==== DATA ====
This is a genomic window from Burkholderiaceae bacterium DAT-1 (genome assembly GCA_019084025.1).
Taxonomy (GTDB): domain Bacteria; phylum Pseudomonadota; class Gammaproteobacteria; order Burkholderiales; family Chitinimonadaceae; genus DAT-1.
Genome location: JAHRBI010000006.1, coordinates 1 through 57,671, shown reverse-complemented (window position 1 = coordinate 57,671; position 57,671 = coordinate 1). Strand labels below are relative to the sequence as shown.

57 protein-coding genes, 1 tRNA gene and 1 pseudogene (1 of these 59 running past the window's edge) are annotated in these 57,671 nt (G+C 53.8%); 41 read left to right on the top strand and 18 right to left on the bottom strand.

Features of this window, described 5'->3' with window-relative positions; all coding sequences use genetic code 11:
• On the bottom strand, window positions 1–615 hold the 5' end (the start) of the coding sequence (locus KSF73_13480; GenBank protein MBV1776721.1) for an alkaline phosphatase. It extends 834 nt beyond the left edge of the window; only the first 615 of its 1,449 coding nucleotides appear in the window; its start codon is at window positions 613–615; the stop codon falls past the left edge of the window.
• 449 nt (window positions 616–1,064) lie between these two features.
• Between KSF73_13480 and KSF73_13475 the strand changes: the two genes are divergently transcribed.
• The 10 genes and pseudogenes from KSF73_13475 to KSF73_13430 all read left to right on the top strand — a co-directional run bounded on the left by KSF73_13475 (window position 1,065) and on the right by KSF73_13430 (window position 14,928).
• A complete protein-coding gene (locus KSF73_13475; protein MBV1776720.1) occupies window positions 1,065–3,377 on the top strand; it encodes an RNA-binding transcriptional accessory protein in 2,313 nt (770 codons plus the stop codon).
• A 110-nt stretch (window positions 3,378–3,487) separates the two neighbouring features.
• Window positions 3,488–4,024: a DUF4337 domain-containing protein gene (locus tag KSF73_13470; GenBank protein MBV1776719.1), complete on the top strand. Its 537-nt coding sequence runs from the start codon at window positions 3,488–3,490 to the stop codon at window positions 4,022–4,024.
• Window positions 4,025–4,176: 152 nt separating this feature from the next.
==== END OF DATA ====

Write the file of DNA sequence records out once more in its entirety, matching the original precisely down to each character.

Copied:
This is a genomic window from Burkholderiaceae bacterium DAT-1 (genome assembly GCA_019084025.1).
Taxonomy (GTDB): domain Bacteria; phylum Pseudomonadota; class Gammaproteobacteria; order Burkholderiales; family Chitinimonadaceae; genus DAT-1.
Genome location: JAHRBI010000006.1, coordinates 1 through 57,671, shown reverse-complemented (window position 1 = coordinate 57,671; position 57,671 = coordinate 1). Strand labels below are relative to the sequence as shown.

57 protein-coding genes, 1 tRNA gene and 1 pseudogene (1 of these 59 running past the window's edge) are annotated in these 57,671 nt (G+C 53.8%); 41 read left to right on the top strand and 18 right to left on the bottom strand.

Features of this window, described 5'->3' with window-relative positions; all coding sequences use genetic code 11:
• On the bottom strand, window positions 1–615 hold the 5' end (the start) of the coding sequence (locus KSF73_13480; GenBank protein MBV1776721.1) for an alkaline phosphatase. It extends 834 nt beyond the left edge of the window; only the first 615 of its 1,449 coding nucleotides appear in the window; its start codon is at window positions 613–615; the stop codon falls past the left edge of the window.
• 449 nt (window positions 616–1,064) lie between these two features.
• Between KSF73_13480 and KSF73_13475 the strand changes: the two genes are divergently transcribed.
• The 10 genes and pseudogenes from KSF73_13475 to KSF73_13430 all read left to right on the top strand — a co-directional run bounded on the left by KSF73_13475 (window position 1,065) and on the right by KSF73_13430 (window position 14,928).
• A complete protein-coding gene (locus KSF73_13475; protein MBV1776720.1) occupies window positions 1,065–3,377 on the top strand; it encodes an RNA-binding transcriptional accessory protein in 2,313 nt (770 codons plus the stop codon).
• A 110-nt stretch (window positions 3,378–3,487) separates the two neighbouring features.
• Window positions 3,488–4,024: a DUF4337 domain-containing protein gene (locus tag KSF73_13470; GenBank protein MBV1776719.1), complete on the top strand. Its 537-nt coding sequence runs from the start codon at window positions 3,488–3,490 to the stop codon at window positions 4,022–4,024.
• Window positions 4,025–4,176: 152 nt separating this feature from the next.